HONG KONG: Pro-democracy protesters in Hong Kong rallied inside a mall on Sunday, with some activists vandalising a nearby subway station and defacing a Chinese flag but plans to disrupt the airport did not materialise.
Authorities reduced rail and bus links to the city’s airport while police stepped up security checks in a bid to scupper any attempt on the bustling transport hub.
The airport – the world’s eighth busiest – has become a frequent target for demonstrators pushing for greater democratic rights and police accountability.
Online forums used by the largely leaderless movement had called for a “stress test” of the airport on Sunday, code for disrupting travel links or occupying buildings.
But the security rollout and reduced travel links appeared to put protesters off massing at the airport.
Instead thousands gathered inside a mall in the northern town of Sha Tin to sing protest songs and make origami cranes, the latest rally in what has now been 16 consecutive weekends of protests and clashes.
Many shops inside the mall shuttered but the unsanctioned rally remained civil for much of the afternoon.
“Even if we are very tired, we can’t give up on our rights,” a teacher at the rally, who have her surname as Ching, told AFP.
“If it (the movement) stretches to 100 days, 200 days or even 1,000 days and we still don’t get what we want, we will continue to come out.”
Chinese flag pulled down
Tensions rose later in the afternoon.
At one point masked activists paraded a Chinese flag through the mall that had been torn down from a nearby government building. It was later thrown into a nearby river.
Groups of masked activists then vandalised ticket machines in Sha Tin’s subway station before riot police rushed in to close the station down, and a standoff ensued.
Before police arrived local television networks showed footage of a man with bruises and cuts to his face being harangued by pro-democracy protesters inside the station.
Increasingly brutal fights between opposing sides have broken out in recent weeks – a vivid illustration of the ideological fissures now running through the international finance hub.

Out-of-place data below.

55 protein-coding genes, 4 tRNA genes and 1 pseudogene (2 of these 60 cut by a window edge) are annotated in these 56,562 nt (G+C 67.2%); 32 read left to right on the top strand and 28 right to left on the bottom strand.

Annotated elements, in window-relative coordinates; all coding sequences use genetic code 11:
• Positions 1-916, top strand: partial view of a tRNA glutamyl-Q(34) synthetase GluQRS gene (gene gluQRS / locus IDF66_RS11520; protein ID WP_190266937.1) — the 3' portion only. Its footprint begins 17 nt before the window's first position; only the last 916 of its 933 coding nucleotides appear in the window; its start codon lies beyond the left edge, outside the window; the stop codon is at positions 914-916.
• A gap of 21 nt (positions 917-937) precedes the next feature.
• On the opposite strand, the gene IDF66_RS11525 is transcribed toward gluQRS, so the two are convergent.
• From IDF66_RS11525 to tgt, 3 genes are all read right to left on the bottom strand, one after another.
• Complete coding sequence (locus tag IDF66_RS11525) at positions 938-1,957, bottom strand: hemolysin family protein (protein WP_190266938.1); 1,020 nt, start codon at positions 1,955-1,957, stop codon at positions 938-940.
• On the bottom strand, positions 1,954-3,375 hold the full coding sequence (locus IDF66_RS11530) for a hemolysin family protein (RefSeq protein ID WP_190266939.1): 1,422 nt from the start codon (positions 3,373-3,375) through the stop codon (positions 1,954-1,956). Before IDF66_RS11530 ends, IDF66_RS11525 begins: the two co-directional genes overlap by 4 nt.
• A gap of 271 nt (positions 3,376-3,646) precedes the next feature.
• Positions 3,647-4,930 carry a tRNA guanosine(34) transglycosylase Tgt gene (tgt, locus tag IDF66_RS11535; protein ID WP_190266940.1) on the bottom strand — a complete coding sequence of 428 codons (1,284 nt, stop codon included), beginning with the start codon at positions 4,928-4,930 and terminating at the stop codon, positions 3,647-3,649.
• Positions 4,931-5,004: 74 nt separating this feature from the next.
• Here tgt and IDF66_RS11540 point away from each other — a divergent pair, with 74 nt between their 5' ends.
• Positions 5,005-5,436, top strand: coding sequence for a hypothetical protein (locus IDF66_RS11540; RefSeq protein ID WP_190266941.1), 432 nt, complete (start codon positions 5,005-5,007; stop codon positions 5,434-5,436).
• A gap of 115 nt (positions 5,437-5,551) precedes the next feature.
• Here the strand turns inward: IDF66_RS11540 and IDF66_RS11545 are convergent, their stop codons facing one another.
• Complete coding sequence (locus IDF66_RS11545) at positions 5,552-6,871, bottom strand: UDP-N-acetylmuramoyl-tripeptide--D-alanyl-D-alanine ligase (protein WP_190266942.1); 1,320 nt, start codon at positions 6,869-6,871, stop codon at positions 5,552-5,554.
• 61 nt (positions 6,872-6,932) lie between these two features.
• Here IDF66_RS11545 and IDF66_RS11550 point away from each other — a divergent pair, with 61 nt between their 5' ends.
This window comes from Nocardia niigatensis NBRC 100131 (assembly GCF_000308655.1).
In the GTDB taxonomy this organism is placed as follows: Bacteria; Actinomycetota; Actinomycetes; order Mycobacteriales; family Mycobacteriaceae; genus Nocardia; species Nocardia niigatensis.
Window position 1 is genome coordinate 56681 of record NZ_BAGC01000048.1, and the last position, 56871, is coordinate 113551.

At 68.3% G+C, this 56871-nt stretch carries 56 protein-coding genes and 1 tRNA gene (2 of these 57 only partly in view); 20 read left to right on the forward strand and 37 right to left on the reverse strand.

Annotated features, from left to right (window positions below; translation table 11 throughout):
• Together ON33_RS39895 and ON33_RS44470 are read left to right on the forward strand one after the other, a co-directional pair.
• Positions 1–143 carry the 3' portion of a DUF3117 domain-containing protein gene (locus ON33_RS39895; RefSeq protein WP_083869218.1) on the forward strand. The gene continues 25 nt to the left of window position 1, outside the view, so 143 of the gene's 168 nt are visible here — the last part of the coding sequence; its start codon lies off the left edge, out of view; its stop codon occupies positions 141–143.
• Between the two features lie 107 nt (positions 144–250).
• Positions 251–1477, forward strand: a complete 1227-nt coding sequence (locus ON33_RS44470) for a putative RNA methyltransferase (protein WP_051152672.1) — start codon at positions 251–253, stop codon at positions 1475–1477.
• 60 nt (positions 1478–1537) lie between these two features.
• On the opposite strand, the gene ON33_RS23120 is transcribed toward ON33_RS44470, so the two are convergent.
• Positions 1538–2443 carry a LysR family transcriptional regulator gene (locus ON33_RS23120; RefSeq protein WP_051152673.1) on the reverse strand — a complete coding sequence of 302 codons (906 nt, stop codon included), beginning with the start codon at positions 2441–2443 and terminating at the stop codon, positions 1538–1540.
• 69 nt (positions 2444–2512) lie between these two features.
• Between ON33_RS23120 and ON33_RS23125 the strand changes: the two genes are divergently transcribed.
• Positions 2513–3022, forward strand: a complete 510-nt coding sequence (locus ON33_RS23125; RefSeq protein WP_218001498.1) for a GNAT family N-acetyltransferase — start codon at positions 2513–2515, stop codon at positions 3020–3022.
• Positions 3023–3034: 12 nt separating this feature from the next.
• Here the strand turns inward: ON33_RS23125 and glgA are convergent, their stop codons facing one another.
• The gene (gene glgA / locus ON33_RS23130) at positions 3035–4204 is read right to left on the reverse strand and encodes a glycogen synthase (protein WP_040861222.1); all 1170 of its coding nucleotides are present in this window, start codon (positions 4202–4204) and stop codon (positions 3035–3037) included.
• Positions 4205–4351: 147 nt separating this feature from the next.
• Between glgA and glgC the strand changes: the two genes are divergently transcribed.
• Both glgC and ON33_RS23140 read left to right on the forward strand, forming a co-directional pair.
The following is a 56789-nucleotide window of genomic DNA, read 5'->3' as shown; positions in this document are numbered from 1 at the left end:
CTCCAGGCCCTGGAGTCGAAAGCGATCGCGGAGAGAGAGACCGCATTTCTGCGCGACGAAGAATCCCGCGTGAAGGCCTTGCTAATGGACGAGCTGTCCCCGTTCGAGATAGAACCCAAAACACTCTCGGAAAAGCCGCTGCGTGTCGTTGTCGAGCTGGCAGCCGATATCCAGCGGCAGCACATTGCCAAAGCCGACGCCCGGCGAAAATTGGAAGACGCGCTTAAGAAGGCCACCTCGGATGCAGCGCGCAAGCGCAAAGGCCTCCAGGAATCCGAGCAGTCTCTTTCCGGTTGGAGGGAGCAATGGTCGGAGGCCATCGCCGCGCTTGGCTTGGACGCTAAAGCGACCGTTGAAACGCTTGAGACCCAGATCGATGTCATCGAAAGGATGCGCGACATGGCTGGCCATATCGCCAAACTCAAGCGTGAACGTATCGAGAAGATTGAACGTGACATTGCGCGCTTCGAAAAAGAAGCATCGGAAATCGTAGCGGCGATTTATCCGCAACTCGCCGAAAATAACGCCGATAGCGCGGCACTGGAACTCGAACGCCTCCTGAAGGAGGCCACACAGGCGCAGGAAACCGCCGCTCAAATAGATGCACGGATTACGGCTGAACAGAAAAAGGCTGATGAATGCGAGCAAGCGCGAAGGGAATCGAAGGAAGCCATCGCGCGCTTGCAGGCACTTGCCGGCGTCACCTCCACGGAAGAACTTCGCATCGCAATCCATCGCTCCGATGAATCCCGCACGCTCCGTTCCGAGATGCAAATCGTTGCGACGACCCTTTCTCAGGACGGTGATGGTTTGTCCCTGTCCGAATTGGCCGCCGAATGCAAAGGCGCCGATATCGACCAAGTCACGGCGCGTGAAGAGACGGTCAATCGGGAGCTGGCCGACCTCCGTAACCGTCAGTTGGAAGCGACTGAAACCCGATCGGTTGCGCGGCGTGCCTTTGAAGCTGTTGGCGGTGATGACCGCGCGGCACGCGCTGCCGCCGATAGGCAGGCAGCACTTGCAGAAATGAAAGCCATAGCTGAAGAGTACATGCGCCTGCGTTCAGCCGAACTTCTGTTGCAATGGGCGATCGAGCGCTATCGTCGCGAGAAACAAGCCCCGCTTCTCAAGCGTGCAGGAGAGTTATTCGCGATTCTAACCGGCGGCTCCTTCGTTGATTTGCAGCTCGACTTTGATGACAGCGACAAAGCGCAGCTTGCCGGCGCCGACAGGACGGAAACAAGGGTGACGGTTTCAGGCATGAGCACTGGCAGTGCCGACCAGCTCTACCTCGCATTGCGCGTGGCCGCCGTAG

Millions of pro-democracy supporters have taken to Hong Kong’s streets for the past three months in the biggest challenge to China’s rule since the city’s handover from Britain in 1997.
With few protester demands met, violent clashes have become more intense and frequent.
The protests were ignited by a now-abandoned plan to allow extraditions to mainland China.
But after Beijing and local leaders took a hard line the movement snowballed into a much wider expression of rage at the city’s local government and life under Chinese rule.
Core demands from protesters include an inquiry into the police, an amnesty for those arrested and universal suffrage – all rejected by authorities and Beijing.
Earlier this month city leader Carrie Lam abandoned the extradition bill and called for dialogue but many have deemed the concessions to be too little and too late.
As a result, the protests show little sign of abating.
On Saturday police used tear gas and rubber bullets to disperse hardcore activists throwing rocks and petrol bombs in two towns near the border with mainland China.
This weekend’s protest crowds have been noticeably smaller than some of the more recent rallies.
Protesters are aiming to draw out large crowds next weekend – the fifth anniversary of the start of a previous round of failed democracy protests – and on October 1, the 70th anniversary of the founding of communist China.